Filmmaker tracks down Stalin’s daughter — living in Wisconsin
MADISON - An independent film is bringing to light a well-kept secret in these parts: Soviet dictator Josef Stalin’s only daughter has lived incognito for much of the past two decades in small towns in Wisconsin.
By: Ryan J. Foley, Associated Press
MADISON — An independent film is bringing to light a well-kept secret in these parts: Soviet dictator Josef Stalin’s only daughter has lived incognito for much of the past two decades in small towns in Wisconsin.
It is unclear whether the 84-year-old who fiercely guards her privacy still lives here today, but Svetlana Alliluyeva has lived at several addresses around Madison in the last 20 years. And in the summer of 2007, a determined filmmaker tracked her down at an apartment at a retirement home in an undisclosed Wisconsin town for a rare interview that could be the last she gives.
A documentary based on the interview, “Svetlana About Svetlana,” tells her fascinating and complex life story, which probably is most noted for her defection to the U.S. during the Cold War. On Sunday, the film will be screened at the Wisconsin Film Festival in Madison.
First-time director Lana Parshina said she read Alliluyeva’s 1967 memoir, “20 Letters to a Friend,” when she was a girl growing up in Moscow and loved it.
When she later became a U.S. citizen and learned Alliluyeva was still alive in Wisconsin, she got the idea for the movie. But first, she had to find the recluse whose father brutally ruled the Soviet Union for 29 years until his death in 1953.
Alliluyeva’s first tie to Wisconsin came in the early 1970s when she married William Wesley Peters, a noted architect who was Frank Lloyd Wright’s apprentice and lived in Spring Green, Wis., about 40 miles west of Madison. They had a daughter, Olga, before divorcing a few years later. Alliluyeva took on the name Lana Peters, which she still uses.
Wisconsin Film Festival Director Meg Hamel said she grew up with Olga, who now goes by Chrese Evans, in the Madison area and they knew each other as kids. Ironically, Evans has attacked the movie as an invasion of her mother’s privacy. Hamel said she feels comfortable showing the film, whose rights were purchased by New York-based Icarus Films.
“This is a little piece of Wisconsin history, which I’m interested in sharing with our audience,” she said.
After months of searching for Alliluyeva, Parshina put an ad on Craigslist seeking help, and paid $150 to a man who vowed to find her. Eventually, the man connected her with one of her neighbors, who passed along the interview request.
Alliluyeva called back to tell her to leave her alone. Parshina would not give up, saying she was influenced by her book and wanted to tell her story. Alliluyeva wouldn’t budge, warning in one phone message: “Don’t try to come here. You’ll meet a closed door. I told you — I don’t want to see anybody.”
Finally, Alliluyeva agreed to allow the 28-year-old Parshina to come because they shared the same name and “I love young people.” But she instructed her not to bring any camera equipment and to pretend like she was just a visitor so that her gossipy neighbors, unaware of her identity, wouldn’t notice anything unusual.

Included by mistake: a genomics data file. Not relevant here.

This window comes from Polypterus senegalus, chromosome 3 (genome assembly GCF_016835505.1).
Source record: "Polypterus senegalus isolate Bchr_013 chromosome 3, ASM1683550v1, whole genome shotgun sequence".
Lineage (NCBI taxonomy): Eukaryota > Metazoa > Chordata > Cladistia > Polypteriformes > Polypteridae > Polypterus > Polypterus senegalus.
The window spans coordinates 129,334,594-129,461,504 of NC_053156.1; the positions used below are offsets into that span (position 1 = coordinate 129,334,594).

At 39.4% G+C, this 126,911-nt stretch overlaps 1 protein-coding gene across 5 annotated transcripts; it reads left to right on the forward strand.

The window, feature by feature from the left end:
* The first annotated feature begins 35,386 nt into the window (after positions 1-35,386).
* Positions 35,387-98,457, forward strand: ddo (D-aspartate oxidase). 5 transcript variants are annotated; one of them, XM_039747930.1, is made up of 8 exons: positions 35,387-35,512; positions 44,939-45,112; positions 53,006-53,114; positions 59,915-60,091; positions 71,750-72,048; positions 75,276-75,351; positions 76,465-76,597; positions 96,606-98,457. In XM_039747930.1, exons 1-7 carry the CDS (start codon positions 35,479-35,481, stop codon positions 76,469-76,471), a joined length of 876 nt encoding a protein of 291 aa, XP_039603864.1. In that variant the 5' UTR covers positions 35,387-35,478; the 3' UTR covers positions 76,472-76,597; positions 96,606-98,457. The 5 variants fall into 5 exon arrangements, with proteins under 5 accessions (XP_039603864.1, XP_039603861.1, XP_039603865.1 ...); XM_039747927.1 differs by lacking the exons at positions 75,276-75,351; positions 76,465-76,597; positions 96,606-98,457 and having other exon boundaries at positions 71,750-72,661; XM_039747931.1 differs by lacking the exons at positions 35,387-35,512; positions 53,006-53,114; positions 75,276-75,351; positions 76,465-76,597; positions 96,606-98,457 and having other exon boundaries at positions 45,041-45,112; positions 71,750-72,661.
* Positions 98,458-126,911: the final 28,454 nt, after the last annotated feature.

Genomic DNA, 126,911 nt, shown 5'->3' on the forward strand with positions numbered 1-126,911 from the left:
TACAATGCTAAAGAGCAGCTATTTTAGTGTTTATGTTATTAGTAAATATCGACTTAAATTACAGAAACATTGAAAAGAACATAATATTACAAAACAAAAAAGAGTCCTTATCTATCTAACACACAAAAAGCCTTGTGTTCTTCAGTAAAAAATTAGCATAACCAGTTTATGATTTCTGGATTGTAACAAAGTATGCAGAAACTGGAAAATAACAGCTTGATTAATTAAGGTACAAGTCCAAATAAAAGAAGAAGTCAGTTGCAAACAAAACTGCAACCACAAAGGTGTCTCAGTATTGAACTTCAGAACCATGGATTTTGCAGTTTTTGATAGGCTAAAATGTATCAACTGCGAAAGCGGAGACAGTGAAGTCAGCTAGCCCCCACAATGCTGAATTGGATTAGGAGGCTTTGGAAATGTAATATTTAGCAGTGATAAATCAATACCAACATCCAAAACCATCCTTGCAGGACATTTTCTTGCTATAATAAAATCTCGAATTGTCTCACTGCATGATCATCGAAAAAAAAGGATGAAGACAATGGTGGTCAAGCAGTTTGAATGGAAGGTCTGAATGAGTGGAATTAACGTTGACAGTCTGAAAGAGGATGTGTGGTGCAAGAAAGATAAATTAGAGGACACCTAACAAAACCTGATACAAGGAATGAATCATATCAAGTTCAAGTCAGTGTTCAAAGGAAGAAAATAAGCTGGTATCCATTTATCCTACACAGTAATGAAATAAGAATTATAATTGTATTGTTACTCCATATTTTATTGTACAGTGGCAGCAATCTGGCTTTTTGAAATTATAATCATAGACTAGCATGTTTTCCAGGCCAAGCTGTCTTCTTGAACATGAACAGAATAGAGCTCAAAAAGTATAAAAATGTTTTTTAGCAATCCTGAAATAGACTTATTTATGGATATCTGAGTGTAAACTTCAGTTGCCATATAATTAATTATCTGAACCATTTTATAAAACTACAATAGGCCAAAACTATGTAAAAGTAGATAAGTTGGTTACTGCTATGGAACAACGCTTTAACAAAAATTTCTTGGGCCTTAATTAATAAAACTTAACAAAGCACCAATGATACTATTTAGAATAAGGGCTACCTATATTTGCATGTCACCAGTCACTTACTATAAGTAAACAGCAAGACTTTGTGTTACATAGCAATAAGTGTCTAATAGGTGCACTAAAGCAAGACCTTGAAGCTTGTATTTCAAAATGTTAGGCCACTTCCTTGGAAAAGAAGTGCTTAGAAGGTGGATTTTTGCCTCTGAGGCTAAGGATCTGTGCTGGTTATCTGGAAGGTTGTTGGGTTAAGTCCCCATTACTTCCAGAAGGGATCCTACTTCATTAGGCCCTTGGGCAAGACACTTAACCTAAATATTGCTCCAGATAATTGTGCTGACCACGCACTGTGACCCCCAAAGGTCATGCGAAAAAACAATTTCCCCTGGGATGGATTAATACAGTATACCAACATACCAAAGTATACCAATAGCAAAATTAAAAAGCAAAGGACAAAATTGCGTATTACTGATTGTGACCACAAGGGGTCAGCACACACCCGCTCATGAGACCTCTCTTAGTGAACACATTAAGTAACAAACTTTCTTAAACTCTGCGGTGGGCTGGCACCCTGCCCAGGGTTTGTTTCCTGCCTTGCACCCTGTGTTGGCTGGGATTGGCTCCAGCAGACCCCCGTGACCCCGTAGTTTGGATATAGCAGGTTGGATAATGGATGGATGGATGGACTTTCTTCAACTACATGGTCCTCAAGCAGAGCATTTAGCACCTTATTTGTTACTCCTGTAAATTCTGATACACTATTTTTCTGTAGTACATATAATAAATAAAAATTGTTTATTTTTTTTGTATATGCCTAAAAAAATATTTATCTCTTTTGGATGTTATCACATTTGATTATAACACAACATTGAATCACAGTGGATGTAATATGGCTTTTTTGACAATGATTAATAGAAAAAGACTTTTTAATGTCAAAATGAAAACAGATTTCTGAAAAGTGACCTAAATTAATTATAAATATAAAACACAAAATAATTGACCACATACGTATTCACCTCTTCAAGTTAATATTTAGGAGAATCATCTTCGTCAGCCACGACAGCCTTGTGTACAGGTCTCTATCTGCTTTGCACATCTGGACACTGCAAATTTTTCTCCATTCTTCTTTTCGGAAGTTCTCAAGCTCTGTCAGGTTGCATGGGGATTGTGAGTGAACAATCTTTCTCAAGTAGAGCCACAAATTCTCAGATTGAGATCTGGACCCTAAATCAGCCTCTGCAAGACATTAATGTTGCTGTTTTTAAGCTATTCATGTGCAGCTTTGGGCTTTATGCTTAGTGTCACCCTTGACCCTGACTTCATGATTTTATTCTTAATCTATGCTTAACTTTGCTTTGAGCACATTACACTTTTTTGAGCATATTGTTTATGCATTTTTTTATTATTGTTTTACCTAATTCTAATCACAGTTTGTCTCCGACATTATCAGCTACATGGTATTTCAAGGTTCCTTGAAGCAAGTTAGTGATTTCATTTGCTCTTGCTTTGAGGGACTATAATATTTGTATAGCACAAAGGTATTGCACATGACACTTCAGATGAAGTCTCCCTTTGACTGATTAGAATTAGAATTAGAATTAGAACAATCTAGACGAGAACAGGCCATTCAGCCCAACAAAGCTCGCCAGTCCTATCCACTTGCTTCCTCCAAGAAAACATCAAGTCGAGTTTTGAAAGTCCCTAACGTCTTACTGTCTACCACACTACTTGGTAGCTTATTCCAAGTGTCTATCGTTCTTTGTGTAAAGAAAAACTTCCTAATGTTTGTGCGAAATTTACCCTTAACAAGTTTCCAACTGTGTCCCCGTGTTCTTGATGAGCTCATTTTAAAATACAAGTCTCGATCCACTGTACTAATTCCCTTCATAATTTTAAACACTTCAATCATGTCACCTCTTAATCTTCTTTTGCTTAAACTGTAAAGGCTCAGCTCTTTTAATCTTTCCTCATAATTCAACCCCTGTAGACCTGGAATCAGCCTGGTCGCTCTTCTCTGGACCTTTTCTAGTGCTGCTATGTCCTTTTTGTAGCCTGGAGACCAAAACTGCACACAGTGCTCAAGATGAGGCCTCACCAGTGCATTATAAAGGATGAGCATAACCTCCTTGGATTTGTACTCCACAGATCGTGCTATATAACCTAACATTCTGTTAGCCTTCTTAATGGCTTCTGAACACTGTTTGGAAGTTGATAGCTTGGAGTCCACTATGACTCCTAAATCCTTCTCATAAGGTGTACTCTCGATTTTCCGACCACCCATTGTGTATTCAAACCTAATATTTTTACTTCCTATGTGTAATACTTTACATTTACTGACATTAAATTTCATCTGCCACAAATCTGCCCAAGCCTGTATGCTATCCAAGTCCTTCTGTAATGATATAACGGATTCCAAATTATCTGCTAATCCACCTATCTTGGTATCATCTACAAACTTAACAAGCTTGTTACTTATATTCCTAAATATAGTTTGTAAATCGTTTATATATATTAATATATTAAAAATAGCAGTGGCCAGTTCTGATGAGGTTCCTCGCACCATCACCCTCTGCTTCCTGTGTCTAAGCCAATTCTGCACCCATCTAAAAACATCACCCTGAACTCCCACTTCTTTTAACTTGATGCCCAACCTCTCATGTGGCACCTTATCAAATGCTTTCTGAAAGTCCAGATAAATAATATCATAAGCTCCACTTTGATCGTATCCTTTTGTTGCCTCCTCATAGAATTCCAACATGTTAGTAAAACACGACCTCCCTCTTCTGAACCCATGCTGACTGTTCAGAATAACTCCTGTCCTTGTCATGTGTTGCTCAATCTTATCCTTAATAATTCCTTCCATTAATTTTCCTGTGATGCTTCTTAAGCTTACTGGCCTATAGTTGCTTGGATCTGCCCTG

After they spent one day together, Parshina convinced her to allow her to return with Madison freelance videographer William Q. Hartin to tape an interview.
Hartin said Alliluyeva was “very leery of us,” would speak only English, and nearly ended the interview after a question upset her. “We were walking on eggshells the whole time,” he recalls.
But after hours of talking, he said, he and Parshina gained her trust. On the second day, Parshina and Alliluyeva spoke in Russian for hours and she opened up. The result is a fascinating interview that includes reflections on her difficult childhood, her defection and her complex identity.
Alliluyeva said she was grateful to the CIA for helping her defect to the U.S. after she departed the Soviet Union for India in 1966, where she left the ashes of her late third husband. Arriving in the U.S., she denounced communism and her father’s policies. Her defection embarrassed the ruling communists and was a public relations victory for the U.S.
But Alliluyeva said she ultimately regretted coming to the U.S., saying she never learned anything from America in 40 years and should have stayed in a neutral country like Switzerland.
“People say, ‘Stalin’s daughter, Stalin’s daughter’, meaning I’m supposed to walk around with a rifle and shoot the Americans. Or they say, ‘No, she came here. She is an American citizen’,” she says. “No, I’m neither one. I’m somewhere in between. That ‘somewhere in between’ they can’t understand.”
Parshina said she did not give away the location of her apartment in the film to protect Alliluyeva from being harassed by journalists and others. Hartin would say only that it was about a 45-minute drive from the city.
After the interview, Parshina says Alliluyeva disappeared again. She changed her phone number, and letters to her address were returned as undeliverable. A neighbor told her she had moved. Parshina said Alliluyeva switched retirement homes every few years to escape notice.
“She was definitely undercover. Nobody knows who she is,” Hartin recalled. “She lived in Wisconsin for so long, I would consider her not only an American but a Wisconsinite.”